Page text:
NEW YORK (CNNfn) - Mitsubishi Motor Corp. may have settled a lawsuit with 27 women alleging sexual harassment, but the company still faces similar allegations from hundreds of other women.
The automaker announced late Thursday that it had settled a group lawsuit from female workers at its Normal, Ill., plant. Negotiations still are underway with two additional women who had separate lawyers.
Mitsubishi now turns to the massive lawsuit from the Equal Employment Opportunity Commission on behalf of 300 women. The two sides are in the discovery phase of the suit, Mitsubishi spokeswoman Gael O'Brien said.
The women filed the lawsuit in April 1996, contending the company condoned sexual harassment at its Normal, Ill., plant. They charged male colleagues with groping and touching them and said they had to have sexual relations to keep their jobs.
The company denied the allegations and said harassment wasn't widespread.
The terms of the Thursday agreement were withheld under court order, but a lawyer for the Equal Employment Opportunity Commission said the company would pay the women "substantial" cash.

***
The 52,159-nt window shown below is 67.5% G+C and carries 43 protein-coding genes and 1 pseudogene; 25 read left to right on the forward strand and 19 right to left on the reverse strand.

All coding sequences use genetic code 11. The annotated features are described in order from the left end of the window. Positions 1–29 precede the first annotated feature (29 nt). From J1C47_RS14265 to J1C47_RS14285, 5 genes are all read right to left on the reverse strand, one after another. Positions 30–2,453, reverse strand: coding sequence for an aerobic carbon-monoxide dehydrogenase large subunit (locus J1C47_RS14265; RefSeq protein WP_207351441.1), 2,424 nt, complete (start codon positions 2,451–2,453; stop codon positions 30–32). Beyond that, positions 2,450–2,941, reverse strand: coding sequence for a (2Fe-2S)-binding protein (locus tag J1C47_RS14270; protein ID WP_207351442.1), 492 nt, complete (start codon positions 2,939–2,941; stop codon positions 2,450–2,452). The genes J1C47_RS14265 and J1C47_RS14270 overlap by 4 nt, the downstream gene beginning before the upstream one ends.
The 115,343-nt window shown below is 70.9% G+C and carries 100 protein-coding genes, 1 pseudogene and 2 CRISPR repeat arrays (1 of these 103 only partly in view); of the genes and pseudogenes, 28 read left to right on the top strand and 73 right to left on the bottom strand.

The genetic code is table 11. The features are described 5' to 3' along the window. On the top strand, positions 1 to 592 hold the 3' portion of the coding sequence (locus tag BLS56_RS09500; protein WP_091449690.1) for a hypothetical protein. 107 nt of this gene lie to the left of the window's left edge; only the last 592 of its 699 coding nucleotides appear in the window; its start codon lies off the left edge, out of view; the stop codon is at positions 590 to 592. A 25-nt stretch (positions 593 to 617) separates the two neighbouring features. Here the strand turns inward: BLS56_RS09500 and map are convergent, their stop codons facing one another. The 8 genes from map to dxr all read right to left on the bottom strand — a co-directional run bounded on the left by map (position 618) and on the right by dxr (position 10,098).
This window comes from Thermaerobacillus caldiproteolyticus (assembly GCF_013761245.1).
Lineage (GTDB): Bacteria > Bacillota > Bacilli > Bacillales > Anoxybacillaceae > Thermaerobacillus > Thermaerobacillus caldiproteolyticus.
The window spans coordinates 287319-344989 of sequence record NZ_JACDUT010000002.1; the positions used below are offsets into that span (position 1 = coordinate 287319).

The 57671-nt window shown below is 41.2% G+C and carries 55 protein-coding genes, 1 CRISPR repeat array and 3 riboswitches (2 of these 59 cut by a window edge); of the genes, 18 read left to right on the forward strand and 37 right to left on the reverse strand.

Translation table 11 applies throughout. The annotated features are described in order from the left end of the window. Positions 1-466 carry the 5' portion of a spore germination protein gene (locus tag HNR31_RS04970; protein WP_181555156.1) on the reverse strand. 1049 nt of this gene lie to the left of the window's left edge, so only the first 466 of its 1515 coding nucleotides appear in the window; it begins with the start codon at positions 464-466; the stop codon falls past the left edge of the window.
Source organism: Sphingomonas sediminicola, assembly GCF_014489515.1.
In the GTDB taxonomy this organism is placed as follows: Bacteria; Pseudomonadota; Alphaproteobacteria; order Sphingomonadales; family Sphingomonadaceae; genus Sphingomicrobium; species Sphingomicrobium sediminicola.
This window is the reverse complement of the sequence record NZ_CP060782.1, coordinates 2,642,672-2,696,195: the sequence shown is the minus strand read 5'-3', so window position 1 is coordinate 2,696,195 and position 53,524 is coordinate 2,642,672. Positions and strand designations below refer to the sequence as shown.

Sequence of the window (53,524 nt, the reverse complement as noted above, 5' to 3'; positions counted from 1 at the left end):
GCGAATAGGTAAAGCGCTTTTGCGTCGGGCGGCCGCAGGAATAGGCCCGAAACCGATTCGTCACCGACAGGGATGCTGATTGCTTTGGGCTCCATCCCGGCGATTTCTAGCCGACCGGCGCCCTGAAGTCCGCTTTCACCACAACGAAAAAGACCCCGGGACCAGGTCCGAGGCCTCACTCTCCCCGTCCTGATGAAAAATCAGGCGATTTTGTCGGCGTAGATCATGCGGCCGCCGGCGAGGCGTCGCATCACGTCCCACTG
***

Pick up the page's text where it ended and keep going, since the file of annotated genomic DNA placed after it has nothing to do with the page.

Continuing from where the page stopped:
O'Brien confirmed that the automaker will donate $100,000 to women's causes as part of the deal.
Published reports said Mitsubishi would pay the women $9.5 million. Based on their experiences at the plant, the women will receive as much as $500,000, the reports stated.
O'Brien dismissed the figures as "pure speculation. "
The terms of the settlement, according to the judge, were confidential," she said. "I can't confirm any of that."
Officials on both sides praised Thursday's settlement.
Lynn Martin, the former U.S. Labor Secretary who Mitsubishi hired to study its workplace and make recommendations, deemed it a "fair and equitable settlement."
Mitsubishi lawyer Walter Connolly said "the terms were fair to both sides."
Patricia Benassi, attorney for 27 of the original 29 plaintiffs suing the company, said the deal is "a real credit" to Mitsubishi.
"Lots of companies out there would not try to resolve such cases, often exposing women to further harm," Benassi said. "Mitsubishi has handled this case in a way that didn't do this."